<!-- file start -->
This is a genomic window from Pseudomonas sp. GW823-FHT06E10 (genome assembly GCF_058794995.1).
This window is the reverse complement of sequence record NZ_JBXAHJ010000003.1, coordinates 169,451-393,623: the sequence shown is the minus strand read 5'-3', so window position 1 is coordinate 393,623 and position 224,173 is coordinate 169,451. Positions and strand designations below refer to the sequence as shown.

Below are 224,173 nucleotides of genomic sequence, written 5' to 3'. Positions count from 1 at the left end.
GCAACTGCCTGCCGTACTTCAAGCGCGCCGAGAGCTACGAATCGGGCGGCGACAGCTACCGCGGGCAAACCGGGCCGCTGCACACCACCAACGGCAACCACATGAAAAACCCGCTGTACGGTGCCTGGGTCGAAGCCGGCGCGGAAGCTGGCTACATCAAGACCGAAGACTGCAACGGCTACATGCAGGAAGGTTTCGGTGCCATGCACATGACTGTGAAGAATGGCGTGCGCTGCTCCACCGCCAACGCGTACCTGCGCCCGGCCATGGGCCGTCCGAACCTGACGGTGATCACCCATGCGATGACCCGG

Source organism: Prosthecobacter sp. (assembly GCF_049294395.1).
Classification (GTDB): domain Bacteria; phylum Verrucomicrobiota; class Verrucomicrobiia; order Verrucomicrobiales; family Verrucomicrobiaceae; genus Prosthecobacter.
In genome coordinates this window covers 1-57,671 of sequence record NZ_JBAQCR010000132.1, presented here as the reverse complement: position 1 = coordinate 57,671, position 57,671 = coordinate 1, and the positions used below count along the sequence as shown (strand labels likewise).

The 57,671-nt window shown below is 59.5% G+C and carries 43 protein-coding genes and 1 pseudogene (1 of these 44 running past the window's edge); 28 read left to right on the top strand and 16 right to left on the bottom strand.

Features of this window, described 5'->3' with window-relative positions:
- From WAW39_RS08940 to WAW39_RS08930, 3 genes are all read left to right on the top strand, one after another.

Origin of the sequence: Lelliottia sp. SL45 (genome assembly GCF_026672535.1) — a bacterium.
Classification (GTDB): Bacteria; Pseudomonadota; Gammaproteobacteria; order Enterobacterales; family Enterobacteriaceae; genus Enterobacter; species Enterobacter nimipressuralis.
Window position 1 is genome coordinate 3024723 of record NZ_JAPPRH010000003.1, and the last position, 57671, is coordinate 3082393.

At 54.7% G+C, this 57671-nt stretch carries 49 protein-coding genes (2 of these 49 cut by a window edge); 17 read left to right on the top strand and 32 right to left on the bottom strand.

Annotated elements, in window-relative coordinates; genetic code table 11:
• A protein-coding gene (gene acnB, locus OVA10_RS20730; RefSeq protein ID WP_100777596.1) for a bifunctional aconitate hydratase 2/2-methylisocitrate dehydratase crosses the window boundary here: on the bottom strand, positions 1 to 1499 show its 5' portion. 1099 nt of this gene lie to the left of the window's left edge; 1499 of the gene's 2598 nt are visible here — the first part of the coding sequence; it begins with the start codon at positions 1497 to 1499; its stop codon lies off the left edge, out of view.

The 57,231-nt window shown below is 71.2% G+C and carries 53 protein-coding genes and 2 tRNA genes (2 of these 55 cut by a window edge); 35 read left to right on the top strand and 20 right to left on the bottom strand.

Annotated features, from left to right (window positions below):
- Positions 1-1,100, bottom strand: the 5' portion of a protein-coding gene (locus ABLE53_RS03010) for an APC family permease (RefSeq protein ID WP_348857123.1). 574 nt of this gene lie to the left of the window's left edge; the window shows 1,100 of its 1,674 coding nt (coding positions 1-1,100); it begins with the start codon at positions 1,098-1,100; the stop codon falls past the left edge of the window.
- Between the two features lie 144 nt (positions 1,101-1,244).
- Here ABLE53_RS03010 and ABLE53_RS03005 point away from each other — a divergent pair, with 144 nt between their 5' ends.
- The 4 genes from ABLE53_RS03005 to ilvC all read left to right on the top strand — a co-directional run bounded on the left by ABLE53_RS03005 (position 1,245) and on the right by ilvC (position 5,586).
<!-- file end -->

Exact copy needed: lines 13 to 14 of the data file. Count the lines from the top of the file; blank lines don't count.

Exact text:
Window position 1 is genome coordinate 3024723 of record NZ_JAPPRH010000003.1, and the last position, 57671, is coordinate 3082393.

At 54.7% G+C, this 57671-nt stretch carries 49 protein-coding genes (2 of these 49 cut by a window edge); 17 read left to right on the top strand and 32 right to left on the bottom strand.